GDP grew 3.5% in the third quarter of this year, exceeding expectations of 3.2% and sending the markets up nicely after a week-long downturn…then back down, and then…is the recession over? Well…maybe.
In digging into the GDP numbers more deeply it becomes a more complicated story. Consumer spending was up 3.4%, but this was largely driven by the “cash for clunkers” program that boosted auto sales. Will the consumer continue to spend in the absence of government incentives?
Exports increased 14.7% and imports increased 16.4%. (Exports are additive to GDP, imports are subtracted from GDP.) Both of these should be seen as good signs, as global trade had fallen off dramatically and it will be difficult to have a sustained recovery without robust global trade.
Inventory buildup played a major role, but was not as dominant as some economists had projected. This is good news, as this means there is still more to be done to rebuild inventories and any increase in demand should boost production.
Government spending increased 7.9%, which adds to the GDP for this quarter. However, government money must come from somewhere. Personal taxes increased $4.8 billion while disposable personal income decreased $20.4 billion or 0.7%, and real disposable personal income (adjusted for inflation) dropped 3.4%.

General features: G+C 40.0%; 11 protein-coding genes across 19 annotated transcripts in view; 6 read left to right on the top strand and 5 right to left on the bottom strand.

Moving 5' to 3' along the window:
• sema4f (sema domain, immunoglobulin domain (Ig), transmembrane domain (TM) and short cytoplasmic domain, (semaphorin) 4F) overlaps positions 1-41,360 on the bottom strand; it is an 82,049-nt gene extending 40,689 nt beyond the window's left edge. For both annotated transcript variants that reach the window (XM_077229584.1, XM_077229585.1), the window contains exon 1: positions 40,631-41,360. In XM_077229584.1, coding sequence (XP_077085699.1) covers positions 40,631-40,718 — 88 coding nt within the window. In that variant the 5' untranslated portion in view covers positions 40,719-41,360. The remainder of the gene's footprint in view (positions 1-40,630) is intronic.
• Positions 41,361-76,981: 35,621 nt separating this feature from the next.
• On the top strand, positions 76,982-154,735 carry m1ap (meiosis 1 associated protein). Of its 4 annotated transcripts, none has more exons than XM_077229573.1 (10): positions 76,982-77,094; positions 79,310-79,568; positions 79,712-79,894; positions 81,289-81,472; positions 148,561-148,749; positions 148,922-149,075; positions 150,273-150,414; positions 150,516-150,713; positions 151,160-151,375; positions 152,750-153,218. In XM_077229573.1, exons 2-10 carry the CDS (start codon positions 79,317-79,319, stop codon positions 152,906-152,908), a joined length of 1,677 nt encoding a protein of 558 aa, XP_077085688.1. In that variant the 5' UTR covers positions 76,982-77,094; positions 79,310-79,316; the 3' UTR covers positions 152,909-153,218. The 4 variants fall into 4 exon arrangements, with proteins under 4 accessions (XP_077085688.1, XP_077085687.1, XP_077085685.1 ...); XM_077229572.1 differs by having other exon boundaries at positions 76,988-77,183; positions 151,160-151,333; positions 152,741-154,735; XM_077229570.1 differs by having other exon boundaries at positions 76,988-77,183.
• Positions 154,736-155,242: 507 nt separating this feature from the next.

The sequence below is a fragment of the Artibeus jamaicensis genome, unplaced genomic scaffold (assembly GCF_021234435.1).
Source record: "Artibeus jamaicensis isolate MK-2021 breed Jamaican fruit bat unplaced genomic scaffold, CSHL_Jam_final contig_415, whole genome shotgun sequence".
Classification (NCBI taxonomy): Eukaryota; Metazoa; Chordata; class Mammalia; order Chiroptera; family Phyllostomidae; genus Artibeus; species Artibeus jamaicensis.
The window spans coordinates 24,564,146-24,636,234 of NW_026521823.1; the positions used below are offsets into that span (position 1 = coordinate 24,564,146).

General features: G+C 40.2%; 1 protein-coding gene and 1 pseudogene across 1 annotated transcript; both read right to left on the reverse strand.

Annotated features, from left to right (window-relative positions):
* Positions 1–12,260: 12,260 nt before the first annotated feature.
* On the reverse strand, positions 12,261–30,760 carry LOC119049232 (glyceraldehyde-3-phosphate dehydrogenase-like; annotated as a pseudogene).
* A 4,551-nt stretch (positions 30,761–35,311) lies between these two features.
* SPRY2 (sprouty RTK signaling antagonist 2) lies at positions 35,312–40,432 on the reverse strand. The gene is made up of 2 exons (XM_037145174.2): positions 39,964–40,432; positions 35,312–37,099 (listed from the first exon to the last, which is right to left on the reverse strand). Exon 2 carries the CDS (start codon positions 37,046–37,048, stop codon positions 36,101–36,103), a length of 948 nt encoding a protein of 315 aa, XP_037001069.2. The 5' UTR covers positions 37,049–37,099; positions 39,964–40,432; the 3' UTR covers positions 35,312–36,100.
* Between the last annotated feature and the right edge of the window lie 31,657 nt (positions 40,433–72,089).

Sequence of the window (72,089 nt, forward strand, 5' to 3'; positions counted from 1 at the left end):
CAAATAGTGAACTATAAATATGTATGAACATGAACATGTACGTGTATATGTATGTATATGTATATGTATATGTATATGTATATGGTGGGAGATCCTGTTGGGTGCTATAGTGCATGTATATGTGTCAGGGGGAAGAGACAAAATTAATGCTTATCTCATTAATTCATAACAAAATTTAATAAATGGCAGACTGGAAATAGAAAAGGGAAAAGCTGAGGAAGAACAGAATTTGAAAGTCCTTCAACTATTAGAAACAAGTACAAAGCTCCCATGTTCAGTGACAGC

This is truly a mixed bag. There is some genuinely good news and some genuinely bad news. Economists’ reactions have been as mixed as the data. Some fear this is simply a “sugar high” from government programs, while other feel this is the beginning of the real thing.
It isn’t just the economic data either. While the vast majority of companies have reported better-than-expected earnings in the quarter, there have been some notable exceptions. Exxon’s earnings were down 68%, just a few days after their British competitor BP delivered much better-than-expected results.
I find myself siding with the pessimists. This is surprising, because my outlook usually swings from bullish to extremely bullish, but it is hard to see how economic growth can be sustained when disposable income is decreasing through a combination of higher taxes and higher unemployment.
The most likely scenario from here is that we muddle along, with the economy and the market going nowhere. But, that isn’t all bad: to go nowhere, some companies must win while others lose. This is a stock-pickers market, and that should continue to bode well for us.
Chuck Osborne, CFA